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He who was not named casts a shadow at John McCain memorial service

Mourners leave the National Cathedral after a memorial

Mourners leave the National Cathedral after a memorial service for Sen. John McCain on Saturday in Washington. Photo Credit: Getty Images/Mark Wilson

McCain foil

The president's name wasn’t spoken, but John McCain’s memorial service at the National Cathedral on Saturday became a rebuke to Donald Trump.

The eulogizers — including former presidents Barack Obama and George W. Bush and daughter Meghan — highlighted a life lived sacrificing for ideals without punching down at political enemies.

“Perhaps above all, John detested the abuse of power,” Bush said. “He could not abide bigots and swaggering despots. There was something deep inside him that made him stand up for the little guy — to speak for forgotten people in forgotten places.”

Meghan McCain drew applause when she said, "The America of John McCain has no need to be made great again because America was always great."

As Newsday’s Tom Brune wrote, the speakers “drew an unmistakable contrast with President Donald Trump — who wasn’t invited to the service — as they lauded McCain’s dedication to America’s founding values and his creed that calls for serving a cause greater than yourself.”

Longtime McCain confidant Mark Slater told The New York Times: “The message of the whole service is supposed to be there’s a better way to do this, there’s a better way to do politics than the way we’ve been doing it lately.”

Trump, for his part, spent a typical Saturday, taking to Twitter in the morning to attack his opponents, the news media and the investigation into possible Russian influence in the 2016 election, then playing golf.

Janison: swamp draining

Before the long holiday weekend, there was another guilty plea stemming from special counsel Robert Mueller's investigation. Sam Patten, a former associate of Donald Trump's former campaign chairman Paul Manafort, pleaded guilty to failing to register in the U.S. as a foreign agent for his lobbying on behalf of a pro-Russia Ukrainan political party.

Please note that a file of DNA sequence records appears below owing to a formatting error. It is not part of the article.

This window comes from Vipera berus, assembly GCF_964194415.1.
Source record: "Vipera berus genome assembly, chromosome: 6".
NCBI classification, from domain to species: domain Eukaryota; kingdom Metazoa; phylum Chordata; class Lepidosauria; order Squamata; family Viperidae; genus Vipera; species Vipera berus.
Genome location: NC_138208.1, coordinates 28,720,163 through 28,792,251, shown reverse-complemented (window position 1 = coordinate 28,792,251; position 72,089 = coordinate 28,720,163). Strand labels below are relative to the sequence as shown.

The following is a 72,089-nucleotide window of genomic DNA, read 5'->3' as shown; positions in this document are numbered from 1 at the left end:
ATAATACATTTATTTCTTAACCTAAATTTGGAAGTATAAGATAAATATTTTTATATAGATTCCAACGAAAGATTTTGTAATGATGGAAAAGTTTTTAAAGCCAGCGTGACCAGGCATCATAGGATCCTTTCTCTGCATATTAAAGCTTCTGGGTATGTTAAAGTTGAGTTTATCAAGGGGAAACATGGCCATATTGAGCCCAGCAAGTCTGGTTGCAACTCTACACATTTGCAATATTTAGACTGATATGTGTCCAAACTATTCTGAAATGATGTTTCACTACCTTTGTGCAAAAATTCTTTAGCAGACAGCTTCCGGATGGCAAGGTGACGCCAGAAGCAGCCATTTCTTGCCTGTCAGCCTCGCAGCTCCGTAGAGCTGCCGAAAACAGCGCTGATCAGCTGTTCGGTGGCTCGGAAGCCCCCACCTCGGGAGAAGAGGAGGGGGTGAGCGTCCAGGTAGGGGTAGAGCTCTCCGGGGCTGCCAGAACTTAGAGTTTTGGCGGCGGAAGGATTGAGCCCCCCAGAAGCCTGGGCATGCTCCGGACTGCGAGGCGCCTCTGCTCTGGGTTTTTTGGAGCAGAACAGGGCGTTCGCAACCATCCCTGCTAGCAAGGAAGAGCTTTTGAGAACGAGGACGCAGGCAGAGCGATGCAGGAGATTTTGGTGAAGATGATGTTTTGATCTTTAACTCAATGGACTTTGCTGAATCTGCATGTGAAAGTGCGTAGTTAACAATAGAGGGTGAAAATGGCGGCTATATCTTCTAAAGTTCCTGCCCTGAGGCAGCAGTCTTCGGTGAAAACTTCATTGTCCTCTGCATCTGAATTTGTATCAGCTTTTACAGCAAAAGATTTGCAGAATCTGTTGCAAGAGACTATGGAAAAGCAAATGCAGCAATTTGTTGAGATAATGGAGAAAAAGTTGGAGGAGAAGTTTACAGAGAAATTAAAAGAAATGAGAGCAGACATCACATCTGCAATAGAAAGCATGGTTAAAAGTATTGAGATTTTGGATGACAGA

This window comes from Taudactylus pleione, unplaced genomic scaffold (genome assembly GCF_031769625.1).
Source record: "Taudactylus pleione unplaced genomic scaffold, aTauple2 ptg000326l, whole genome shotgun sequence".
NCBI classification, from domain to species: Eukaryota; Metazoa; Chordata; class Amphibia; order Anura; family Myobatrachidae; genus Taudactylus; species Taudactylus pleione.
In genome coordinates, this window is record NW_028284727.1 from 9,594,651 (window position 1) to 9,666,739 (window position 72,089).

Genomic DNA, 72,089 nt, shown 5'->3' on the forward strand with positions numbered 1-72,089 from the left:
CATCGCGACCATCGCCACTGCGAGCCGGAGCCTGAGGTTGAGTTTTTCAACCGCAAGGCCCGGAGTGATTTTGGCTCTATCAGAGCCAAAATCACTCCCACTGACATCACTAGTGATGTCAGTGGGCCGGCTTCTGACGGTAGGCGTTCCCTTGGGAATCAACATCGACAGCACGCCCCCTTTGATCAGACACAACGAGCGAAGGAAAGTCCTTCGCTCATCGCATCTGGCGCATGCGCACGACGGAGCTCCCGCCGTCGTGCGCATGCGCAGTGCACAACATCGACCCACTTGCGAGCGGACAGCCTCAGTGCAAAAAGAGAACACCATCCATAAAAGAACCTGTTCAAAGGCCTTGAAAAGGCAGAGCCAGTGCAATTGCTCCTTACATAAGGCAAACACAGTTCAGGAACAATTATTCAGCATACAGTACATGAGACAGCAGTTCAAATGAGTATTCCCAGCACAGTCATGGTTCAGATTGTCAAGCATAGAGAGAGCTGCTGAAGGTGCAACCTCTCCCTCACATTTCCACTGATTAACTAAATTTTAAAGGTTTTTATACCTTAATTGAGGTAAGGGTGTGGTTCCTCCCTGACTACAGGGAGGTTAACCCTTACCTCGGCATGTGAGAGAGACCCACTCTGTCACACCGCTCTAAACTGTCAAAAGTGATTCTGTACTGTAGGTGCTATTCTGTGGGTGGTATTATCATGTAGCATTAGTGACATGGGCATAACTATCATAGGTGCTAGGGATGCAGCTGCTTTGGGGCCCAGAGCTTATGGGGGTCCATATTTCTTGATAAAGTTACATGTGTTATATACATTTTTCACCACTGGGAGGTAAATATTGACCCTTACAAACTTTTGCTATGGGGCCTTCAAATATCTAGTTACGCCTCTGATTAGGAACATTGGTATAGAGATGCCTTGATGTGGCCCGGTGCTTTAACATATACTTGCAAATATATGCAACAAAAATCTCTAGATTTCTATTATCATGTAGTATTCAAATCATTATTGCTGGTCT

Dan Janison notes the ironic consequence of Trump's election: "It took a special investigation of the Republican president's 'America First' campaign to prompt a crackdown on purportedly unregistered foreign agents."

The Supreme virtue

Whatever else the critics, elites, naysayers, scolds and other so-called "enemies of the people" might say, Trump's source of support among many conservatives has been his ability to shape the federal judiciary.

The latest effort — to get Brett Kavanaugh sworn to the U.S. Supreme Court — is on track, according to a key senator, despite Democrats' complaints that on Friday night the White House said it won't release 100,000 pages of documents related to Kavanaugh's work as a White House lawyer during Bush's administration.

Confirmation hearings start Tuesday.

Sen. Lindsey Graham (R-S.C.), a member of the Senate Judiciary Committee, predicts 55 votes or more in favor of Kavanaugh. “There are a handful of Democrats who will vote for Judge Kavanaugh if he does well. And maybe even more," Graham said on "Fox News Sunday."